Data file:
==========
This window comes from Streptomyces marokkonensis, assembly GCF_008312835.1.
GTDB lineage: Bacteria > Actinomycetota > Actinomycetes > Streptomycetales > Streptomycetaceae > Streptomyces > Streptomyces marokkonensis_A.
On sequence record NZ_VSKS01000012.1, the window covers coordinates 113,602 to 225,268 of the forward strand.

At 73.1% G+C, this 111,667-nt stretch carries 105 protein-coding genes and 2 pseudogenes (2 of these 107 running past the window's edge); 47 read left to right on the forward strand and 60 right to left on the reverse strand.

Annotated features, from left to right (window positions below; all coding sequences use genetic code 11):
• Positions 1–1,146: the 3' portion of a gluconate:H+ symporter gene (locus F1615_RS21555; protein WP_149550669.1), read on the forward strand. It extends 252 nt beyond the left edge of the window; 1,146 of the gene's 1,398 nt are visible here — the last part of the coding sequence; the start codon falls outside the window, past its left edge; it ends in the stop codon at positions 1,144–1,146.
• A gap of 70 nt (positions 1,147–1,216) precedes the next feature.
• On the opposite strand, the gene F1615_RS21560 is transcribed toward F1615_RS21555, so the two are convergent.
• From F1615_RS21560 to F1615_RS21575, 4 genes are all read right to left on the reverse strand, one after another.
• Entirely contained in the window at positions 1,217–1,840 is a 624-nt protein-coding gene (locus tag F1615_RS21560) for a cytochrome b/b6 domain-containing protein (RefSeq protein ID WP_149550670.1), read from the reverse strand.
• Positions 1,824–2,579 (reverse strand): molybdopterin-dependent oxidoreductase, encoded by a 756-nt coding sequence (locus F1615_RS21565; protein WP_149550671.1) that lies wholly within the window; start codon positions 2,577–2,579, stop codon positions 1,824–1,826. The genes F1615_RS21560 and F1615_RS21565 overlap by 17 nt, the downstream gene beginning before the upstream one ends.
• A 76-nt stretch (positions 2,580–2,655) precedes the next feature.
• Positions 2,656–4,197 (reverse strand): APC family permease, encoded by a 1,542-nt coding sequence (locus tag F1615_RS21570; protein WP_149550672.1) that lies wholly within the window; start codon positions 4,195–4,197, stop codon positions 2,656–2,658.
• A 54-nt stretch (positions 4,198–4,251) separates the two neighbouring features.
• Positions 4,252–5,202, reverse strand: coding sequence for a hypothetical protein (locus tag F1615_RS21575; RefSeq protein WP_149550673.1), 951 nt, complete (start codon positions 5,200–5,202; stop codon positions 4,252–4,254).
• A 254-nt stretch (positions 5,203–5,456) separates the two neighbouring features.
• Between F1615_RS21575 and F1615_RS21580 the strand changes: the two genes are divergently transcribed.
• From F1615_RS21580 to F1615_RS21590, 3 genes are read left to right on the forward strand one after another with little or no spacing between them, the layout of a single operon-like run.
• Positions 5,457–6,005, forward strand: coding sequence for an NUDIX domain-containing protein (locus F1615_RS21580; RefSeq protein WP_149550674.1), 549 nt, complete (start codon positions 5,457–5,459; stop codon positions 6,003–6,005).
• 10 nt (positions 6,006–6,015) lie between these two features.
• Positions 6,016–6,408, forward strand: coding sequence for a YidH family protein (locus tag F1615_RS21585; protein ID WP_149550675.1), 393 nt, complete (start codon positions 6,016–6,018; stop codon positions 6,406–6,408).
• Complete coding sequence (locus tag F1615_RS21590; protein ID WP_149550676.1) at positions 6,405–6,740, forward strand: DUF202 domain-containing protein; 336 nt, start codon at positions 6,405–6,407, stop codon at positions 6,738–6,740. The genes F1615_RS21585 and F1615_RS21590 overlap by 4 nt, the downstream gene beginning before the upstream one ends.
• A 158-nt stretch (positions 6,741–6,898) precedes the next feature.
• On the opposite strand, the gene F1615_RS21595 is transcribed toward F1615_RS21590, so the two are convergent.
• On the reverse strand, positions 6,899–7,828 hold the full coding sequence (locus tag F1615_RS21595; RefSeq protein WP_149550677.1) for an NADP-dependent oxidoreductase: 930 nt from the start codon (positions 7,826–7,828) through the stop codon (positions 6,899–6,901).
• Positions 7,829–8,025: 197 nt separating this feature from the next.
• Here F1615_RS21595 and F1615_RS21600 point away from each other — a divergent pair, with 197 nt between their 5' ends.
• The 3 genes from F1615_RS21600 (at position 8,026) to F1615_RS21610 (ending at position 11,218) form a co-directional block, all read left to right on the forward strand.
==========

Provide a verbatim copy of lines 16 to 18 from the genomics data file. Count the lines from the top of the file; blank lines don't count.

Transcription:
• A 254-nt stretch (positions 5,203–5,456) separates the two neighbouring features.
• Between F1615_RS21575 and F1615_RS21580 the strand changes: the two genes are divergently transcribed.
• From F1615_RS21580 to F1615_RS21590, 3 genes are read left to right on the forward strand one after another with little or no spacing between them, the layout of a single operon-like run.